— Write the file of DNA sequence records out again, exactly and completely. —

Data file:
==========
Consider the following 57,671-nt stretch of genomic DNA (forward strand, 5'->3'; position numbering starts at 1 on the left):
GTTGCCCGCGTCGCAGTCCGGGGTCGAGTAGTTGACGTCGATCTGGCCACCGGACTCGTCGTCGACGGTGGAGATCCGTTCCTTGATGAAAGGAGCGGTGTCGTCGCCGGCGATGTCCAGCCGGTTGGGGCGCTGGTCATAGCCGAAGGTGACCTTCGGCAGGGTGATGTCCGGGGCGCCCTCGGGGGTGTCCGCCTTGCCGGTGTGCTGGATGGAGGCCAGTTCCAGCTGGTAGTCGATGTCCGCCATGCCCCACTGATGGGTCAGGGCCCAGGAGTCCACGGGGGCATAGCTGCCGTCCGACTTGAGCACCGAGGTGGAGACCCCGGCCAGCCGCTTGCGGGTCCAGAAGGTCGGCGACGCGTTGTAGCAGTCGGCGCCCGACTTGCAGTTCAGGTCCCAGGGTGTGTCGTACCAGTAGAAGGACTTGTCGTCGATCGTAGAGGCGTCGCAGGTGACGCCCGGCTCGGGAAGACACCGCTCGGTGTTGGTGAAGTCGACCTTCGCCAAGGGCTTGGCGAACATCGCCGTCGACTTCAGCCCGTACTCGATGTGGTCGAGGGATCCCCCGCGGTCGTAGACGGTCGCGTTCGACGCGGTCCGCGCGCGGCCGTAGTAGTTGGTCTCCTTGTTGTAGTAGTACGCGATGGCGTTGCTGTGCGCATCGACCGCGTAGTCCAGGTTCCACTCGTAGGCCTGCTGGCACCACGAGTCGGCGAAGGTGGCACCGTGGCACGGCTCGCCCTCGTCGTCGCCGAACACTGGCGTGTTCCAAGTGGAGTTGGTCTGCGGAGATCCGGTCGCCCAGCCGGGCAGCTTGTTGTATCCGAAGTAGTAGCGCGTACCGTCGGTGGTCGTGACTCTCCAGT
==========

Consider the following 57,671-nt stretch of genomic DNA (forward strand, 5'->3'; position numbering starts at 1 on the left):
GTTGCCCGCGTCGCAGTCCGGGGTCGAGTAGTTGACGTCGATCTGGCCACCGGACTCGTCGTCGACGGTGGAGATCCGTTCCTTGATGAAAGGAGCGGTGTCGTCGCCGGCGATGTCCAGCCGGTTGGGGCGCTGGTCATAGCCGAAGGTGACCTTCGGCAGGGTGATGTCCGGGGCGCCCTCGGGGGTGTCCGCCTTGCCGGTGTGCTGGATGGAGGCCAGTTCCAGCTGGTAGTCGATGTCCGCCATGCCCCACTGATGGGTCAGGGCCCAGGAGTCCACGGGGGCATAGCTGCCGTCCGACTTGAGCACCGAGGTGGAGACCCCGGCCAGCCGCTTGCGGGTCCAGAAGGTCGGCGACGCGTTGTAGCAGTCGGCGCCCGACTTGCAGTTCAGGTCCCAGGGTGTGTCGTACCAGTAGAAGGACTTGTCGTCGATCGTAGAGGCGTCGCAGGTGACGCCCGGCTCGGGAAGACACCGCTCGGTGTTGGTGAAGTCGACCTTCGCCAAGGGCTTGGCGAACATCGCCGTCGACTTCAGCCCGTACTCGATGTGGTCGAGGGATCCCCCGCGGTCGTAGACGGTCGCGTTCGACGCGGTCCGCGCGCGGCCGTAGTAGTTGGTCTCCTTGTTGTAGTAGTACGCGATGGCGTTGCTGTGCGCATCGACCGCGTAGTCCAGGTTCCACTCGTAGGCCTGCTGGCACCACGAGTCGGCGAAGGTGGCACCGTGGCACGGCTCGCCCTCGTCGTCGCCGAACACTGGCGTGTTCCAAGTGGAGTTGGTCTGCGGAGATCCGGTCGCCCAGCCGGGCAGCTTGTTGTATCCGAAGTAGTAGCGCGTACCGTCGGTGGTCGTGACTCTCCAGT